) VII Let's skip a few short years of hollow peace, Which peopled earth no better, hell as wont, And heaven none — they form the tyrant's lease, With nothing but new names subscribed upon't; 'Twill one day finish: meantime they increase, 'With seven heads and ten horns,' and all in front, Like Saint John's foretold beast; but ours are born Less formidable in the head than horn.
VIII In the first year of freedom's second dawn Died George the Third; although no tyrant, one Who shielded tyrants, till each sense withdrawn Left him nor mental nor external sun: A better farmer ne'er brush'd dew from lawn, A worse king never left a realm undone! He died — but left his subjects still behind, One half as mad — and t'other no less blind.
IX He died! his death made no great stir on earth: His burial made some pomp; there was profusion Of velvet, gilding, brass, and no great dearth Of aught but tears — save those shed by collusion.
For these things may be bought at their true worth; Of elegy there was the due infusion — Bought also; and the torches, cloaks, and banners, Heralds, and relics of old Gothic manners, X Form'd a sepulchral melo-drame.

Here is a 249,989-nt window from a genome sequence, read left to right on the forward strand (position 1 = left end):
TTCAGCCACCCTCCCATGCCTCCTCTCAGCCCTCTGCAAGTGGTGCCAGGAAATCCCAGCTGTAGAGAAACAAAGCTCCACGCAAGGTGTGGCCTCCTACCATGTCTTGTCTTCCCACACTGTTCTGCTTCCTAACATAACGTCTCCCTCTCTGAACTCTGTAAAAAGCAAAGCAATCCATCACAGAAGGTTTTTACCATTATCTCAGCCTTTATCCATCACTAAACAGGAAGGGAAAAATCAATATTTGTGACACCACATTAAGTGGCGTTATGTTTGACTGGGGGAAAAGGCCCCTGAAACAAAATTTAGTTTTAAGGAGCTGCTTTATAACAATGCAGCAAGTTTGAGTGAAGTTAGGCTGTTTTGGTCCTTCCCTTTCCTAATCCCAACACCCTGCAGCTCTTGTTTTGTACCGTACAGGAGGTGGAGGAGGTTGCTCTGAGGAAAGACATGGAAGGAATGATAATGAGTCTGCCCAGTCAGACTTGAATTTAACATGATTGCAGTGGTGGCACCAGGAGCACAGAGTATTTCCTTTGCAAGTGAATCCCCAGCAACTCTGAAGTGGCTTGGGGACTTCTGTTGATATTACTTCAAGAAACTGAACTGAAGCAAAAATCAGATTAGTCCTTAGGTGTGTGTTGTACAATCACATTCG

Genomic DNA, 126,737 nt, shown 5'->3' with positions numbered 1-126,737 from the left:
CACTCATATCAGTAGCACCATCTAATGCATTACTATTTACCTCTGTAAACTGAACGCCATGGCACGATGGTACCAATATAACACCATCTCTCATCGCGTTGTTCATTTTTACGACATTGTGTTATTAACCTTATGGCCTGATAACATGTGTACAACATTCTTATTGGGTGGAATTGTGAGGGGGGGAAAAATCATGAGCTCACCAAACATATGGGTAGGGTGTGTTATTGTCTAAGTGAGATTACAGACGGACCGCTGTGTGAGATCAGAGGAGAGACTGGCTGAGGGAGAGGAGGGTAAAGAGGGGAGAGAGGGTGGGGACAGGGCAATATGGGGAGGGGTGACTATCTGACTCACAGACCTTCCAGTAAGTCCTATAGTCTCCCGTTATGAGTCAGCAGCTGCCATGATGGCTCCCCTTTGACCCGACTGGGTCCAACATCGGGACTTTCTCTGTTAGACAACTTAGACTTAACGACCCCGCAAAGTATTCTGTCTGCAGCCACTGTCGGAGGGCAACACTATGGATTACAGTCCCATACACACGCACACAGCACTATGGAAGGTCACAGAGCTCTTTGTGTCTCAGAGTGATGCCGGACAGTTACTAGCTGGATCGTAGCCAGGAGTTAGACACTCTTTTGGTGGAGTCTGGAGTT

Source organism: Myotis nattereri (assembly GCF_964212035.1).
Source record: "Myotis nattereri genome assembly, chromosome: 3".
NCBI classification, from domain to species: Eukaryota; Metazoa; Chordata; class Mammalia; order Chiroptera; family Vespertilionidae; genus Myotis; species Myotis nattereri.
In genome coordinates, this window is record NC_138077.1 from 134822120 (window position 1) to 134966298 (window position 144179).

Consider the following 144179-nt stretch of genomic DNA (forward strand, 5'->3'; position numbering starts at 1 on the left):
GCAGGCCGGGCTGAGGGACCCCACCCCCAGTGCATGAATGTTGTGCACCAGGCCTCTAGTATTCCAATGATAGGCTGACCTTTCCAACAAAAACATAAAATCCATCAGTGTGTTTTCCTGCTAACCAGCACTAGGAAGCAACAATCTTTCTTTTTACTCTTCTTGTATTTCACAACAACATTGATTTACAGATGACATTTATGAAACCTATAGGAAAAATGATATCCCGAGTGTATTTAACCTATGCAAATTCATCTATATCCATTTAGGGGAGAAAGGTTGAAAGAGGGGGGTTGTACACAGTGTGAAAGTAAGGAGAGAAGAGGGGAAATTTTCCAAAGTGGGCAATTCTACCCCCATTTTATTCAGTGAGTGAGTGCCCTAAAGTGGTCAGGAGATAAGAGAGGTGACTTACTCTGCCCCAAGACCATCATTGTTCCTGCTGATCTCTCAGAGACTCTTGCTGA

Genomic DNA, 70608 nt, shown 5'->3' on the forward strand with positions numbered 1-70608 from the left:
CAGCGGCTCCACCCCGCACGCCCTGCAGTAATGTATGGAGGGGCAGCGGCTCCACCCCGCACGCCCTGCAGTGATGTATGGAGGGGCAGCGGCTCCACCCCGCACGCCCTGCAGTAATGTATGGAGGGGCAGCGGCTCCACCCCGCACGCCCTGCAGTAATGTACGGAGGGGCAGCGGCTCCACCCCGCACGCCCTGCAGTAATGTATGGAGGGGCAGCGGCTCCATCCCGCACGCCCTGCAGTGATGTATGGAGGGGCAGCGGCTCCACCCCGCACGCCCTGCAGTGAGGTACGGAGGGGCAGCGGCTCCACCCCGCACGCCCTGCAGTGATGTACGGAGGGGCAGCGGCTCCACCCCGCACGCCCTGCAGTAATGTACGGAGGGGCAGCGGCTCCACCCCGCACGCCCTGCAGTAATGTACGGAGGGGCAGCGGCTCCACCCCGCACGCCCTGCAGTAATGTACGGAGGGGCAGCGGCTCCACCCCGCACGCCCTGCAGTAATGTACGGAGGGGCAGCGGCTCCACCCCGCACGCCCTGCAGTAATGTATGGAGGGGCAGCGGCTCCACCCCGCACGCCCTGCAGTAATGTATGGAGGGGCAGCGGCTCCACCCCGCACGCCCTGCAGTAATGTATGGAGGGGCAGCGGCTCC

Of all The fools who flack's to swell or see the show, Who cared about the corpse? The funeral Made the attraction, and the black the woe.
There throbbed not there a thought which pierced the pall; And when the gorgeous coffin was laid low, It seamed the mockery of hell to fold The rottenness of eighty years in gold.
XI So mix his body with the dust! It might Return to what it must far sooner, were The natural compound left alone to fight Its way back into earth, and fire, and air; But the unnatural balsams merely blight What nature made him at his birth, as bare As the mere million's base unmarried clay — Yet all his spices but prolong decay.
XII He's dead — and upper earth with him has done; He's buried; save the undertaker's bill, Or lapidary scrawl, the world is gone For him, unless he left a German will: But where's the proctor who will ask his son? In whom his qualities are reigning still, Except that household virtue, most uncommon, Of constancy to a bad, ugly woman.
XIII 'God save the king!' It is a large economy In God to save the like; but if he will Be saving, all the better; for not one am I Of those who think damnation better still: I hardly know too if not quite alone am I In this small hope of bettering future ill By circumscribing, with some slight restriction, The eternity of hell's hot jurisdiction.